Fast-forward to now. As anyone who is following Cambodian News knows, Phnom Penh is a rather busy place, politically speaking. Due to acknowledged corruption and a fairly popular opposition to the current party in government, mass demonstrations/prayers/protests (the term changes by the minute here) are occurring on a regular basis and a degree of tension fills the air. How does this affect my upcoming DFW? In significant ways.

Originally I was supposed to study and work on projects at RUPP. Now that political challenges have arisen, I have been denied the internship at RUPP. There are several possible reasons for this, and I do not want to admit to knowing the answer, because clarity is at a minimum at this point. Out of respect to the institution, I won’t go into the details, but if you’re curious about some of the theories I have, please reach out to me. In any case, despite the news above, I am extremely happy to say that all is not lost.

Part of the plan, originally, was to assist Open Development Cambodia (ODC) with their digital library. The ODC deserves an entire post to it on its own, so I won’t go into the details of the organization (in fact, you can read about it on their website, or check out their parent organization, East Meets West, for even more related projects). What was previously a potential supplementary project has now become the spotlight of the DFW. Tomorrow I have a meeting with Margaret and Terry Parnell (the ODC’s project manager) to discuss possibilities. Just for fun, here is a quote from the ODC on what it really is:

Open Development Cambodia is an online hub compiling freely available data in a ‘one-stop shop’ to help consolidate access to up-to-date information about Cambodia, using an ‘open data’ approach. By making materials available to all users, the site intends to facilitate stronger communication between public, private and international sectors.

When you think of a digital repository, what does it mean to you? A collection of electronic documents? An aggregation of links? A combination of both? With ODC, I will have the pleasure of truly understanding what it means, with the added benefit–and a big one at that–of understanding Open Access from the inside-out. You often hear about Creative Commons from a legal standpoint, but the processes of ensuring the information is indeed open and not challenging copyright are both elements of an environment I have not yet entered. Plus: Cambodia. What is copyright and ownership like here? Despite the poverty and the immense division between the super rich and the super poor majority, does anyone care about copyright? And if not, does “open” become less related to “copyright” and more related to general “free access.” Keep in mind that Phnom Penh does not have public libraries. There are university libraries, but universities cost money. So how do individuals get access to reading material? How do NGOs discover valuable research? Where do people go for their news and knowledge? Is the phone and tablet here as prominent as in Western countries? I already have been privy to some hints to these questions; however, I am not yet an expert, and will carefully study the information exchange around me over the next few months.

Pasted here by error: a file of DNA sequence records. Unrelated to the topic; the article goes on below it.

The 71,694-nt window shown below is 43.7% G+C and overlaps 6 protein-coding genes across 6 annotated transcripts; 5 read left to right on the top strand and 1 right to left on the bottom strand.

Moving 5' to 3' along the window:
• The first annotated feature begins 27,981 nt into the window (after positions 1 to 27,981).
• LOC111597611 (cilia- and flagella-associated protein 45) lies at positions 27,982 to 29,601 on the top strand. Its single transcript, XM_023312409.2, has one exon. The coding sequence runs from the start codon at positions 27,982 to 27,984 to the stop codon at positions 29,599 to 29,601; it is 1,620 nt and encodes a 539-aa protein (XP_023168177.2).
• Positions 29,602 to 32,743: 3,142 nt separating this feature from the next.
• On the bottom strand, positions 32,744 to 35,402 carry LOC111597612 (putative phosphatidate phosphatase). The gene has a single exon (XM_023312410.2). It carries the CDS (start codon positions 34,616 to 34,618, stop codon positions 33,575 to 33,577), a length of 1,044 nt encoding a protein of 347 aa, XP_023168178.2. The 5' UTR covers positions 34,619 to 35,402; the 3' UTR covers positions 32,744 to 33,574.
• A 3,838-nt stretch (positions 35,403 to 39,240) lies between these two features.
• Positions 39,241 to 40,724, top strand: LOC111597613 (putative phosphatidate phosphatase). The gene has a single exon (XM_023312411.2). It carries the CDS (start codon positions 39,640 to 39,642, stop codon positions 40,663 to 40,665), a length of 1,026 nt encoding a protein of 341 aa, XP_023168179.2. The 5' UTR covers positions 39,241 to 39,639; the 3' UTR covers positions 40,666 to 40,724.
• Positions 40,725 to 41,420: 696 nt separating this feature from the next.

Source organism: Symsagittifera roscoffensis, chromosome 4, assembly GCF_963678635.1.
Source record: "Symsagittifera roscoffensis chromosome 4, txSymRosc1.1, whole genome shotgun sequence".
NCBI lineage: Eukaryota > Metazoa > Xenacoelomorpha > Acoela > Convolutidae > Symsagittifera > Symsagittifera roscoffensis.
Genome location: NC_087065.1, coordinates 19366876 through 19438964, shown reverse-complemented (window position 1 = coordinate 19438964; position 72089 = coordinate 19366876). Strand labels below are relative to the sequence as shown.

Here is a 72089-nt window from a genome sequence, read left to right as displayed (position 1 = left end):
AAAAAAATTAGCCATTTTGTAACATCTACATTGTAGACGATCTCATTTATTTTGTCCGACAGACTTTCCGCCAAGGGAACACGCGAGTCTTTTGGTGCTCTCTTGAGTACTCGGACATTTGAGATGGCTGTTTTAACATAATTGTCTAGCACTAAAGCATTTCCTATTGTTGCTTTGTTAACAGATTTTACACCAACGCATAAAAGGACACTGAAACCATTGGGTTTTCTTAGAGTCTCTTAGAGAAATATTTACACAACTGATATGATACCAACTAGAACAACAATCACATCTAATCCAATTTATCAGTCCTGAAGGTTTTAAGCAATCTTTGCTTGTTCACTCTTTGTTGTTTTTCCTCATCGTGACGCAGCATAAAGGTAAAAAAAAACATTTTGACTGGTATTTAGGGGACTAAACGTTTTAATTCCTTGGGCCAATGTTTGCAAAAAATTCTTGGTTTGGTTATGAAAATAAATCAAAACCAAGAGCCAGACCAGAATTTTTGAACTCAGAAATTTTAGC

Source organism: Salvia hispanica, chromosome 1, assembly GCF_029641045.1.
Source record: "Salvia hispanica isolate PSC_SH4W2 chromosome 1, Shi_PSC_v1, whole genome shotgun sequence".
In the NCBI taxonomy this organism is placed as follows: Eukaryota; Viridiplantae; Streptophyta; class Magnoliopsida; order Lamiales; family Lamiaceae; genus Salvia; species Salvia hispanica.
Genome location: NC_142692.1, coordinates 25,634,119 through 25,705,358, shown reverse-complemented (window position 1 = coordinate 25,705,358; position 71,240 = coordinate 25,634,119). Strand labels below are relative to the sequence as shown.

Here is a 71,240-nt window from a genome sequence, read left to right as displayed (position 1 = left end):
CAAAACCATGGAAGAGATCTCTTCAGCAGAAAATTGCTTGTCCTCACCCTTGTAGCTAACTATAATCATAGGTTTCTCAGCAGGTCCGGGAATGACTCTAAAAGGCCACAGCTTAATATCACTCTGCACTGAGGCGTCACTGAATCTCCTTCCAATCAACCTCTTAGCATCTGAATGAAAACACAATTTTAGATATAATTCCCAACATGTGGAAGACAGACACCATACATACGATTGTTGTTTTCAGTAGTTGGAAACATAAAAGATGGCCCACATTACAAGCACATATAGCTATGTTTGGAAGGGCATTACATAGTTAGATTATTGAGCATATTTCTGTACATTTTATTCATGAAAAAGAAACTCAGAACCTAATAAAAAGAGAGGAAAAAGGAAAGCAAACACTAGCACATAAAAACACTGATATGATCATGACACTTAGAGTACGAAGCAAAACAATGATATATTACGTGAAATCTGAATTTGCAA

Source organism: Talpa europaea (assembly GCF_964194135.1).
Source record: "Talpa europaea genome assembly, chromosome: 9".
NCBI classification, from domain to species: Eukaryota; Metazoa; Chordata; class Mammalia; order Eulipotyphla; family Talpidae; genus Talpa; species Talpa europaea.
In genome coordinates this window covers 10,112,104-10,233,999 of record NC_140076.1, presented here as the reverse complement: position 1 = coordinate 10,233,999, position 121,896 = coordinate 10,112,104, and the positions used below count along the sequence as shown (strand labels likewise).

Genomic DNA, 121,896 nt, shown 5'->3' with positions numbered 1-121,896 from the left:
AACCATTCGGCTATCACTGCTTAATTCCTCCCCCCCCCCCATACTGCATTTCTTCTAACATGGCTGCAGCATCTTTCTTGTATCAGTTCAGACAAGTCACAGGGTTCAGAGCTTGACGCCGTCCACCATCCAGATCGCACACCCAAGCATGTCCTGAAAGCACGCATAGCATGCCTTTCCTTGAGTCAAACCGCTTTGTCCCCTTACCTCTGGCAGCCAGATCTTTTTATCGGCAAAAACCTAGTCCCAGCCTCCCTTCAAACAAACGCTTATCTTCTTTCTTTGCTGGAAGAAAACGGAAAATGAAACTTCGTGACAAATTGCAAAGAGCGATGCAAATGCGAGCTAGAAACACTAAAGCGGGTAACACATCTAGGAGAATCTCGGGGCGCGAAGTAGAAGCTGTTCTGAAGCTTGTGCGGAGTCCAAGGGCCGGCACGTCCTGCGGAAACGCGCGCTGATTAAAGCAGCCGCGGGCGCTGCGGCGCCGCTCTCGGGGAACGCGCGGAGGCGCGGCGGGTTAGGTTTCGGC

In addition to actually working at ODC (hopefully!), I will be visiting other libraries with Margaret, and trying to find as many different people to talk to as possible. I already have met (through serendipity and otherwise) a variety of amazing individuals, and look forward to continuing to do so. I also have some librarians on-deck to meet up with over the next few months. In the meantime, if you have any questions about my experiences, about the culture, or about information here in Phnmom Penh, please feel free to comment on my blog, or find me on Twitter, or Facebook, and send me comments. I will happily respond! I will be doing the internship through December and will hopefully be in Cambodia through January (and maybe beyond if all things work out!), so there will be plenty of time to think about the broad and the narrow and everything in between.

PS: remember how I toured some countries in Asia? Well they had a lot of libraries in them, so expect to see some writing on the libraries I visited (or failed to visit due to closures) down the road.


One thought on “Preparing for the Internship, Preparing for Life in Cambodia

Leave a Reply

Fill in your details below or click an icon to log in: Logo

You are commenting using your account. Log Out /  Change )

Google+ photo

You are commenting using your Google+ account. Log Out /  Change )

Twitter picture

You are commenting using your Twitter account. Log Out /  Change )

Facebook photo

You are commenting using your Facebook account. Log Out /  Change )


Connecting to %s